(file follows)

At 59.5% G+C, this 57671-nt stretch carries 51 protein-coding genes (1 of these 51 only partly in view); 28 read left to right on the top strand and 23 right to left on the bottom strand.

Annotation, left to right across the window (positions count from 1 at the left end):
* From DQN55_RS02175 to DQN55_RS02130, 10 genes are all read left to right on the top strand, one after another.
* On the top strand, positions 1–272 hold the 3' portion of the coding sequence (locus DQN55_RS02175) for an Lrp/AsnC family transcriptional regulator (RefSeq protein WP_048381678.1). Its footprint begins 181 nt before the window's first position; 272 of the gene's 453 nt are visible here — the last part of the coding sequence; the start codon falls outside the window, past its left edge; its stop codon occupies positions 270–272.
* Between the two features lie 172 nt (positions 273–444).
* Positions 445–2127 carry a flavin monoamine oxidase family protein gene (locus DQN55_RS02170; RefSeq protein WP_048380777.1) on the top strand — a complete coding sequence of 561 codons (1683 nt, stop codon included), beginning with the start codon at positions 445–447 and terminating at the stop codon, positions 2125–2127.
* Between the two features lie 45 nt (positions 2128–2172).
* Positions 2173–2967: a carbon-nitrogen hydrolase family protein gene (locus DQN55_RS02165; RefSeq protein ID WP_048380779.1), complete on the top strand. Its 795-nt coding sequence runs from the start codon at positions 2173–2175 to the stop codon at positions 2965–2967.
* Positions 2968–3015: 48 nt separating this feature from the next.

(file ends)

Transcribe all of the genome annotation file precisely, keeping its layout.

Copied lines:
At 59.5% G+C, this 57671-nt stretch carries 51 protein-coding genes (1 of these 51 only partly in view); 28 read left to right on the top strand and 23 right to left on the bottom strand.

Annotation, left to right across the window (positions count from 1 at the left end):
* From DQN55_RS02175 to DQN55_RS02130, 10 genes are all read left to right on the top strand, one after another.
* On the top strand, positions 1–272 hold the 3' portion of the coding sequence (locus DQN55_RS02175) for an Lrp/AsnC family transcriptional regulator (RefSeq protein WP_048381678.1). Its footprint begins 181 nt before the window's first position; 272 of the gene's 453 nt are visible here — the last part of the coding sequence; the start codon falls outside the window, past its left edge; its stop codon occupies positions 270–272.
* Between the two features lie 172 nt (positions 273–444).
* Positions 445–2127 carry a flavin monoamine oxidase family protein gene (locus DQN55_RS02170; RefSeq protein WP_048380777.1) on the top strand — a complete coding sequence of 561 codons (1683 nt, stop codon included), beginning with the start codon at positions 445–447 and terminating at the stop codon, positions 2125–2127.
* Between the two features lie 45 nt (positions 2128–2172).
* Positions 2173–2967: a carbon-nitrogen hydrolase family protein gene (locus DQN55_RS02165; RefSeq protein ID WP_048380779.1), complete on the top strand. Its 795-nt coding sequence runs from the start codon at positions 2173–2175 to the stop codon at positions 2965–2967.
* Positions 2968–3015: 48 nt separating this feature from the next.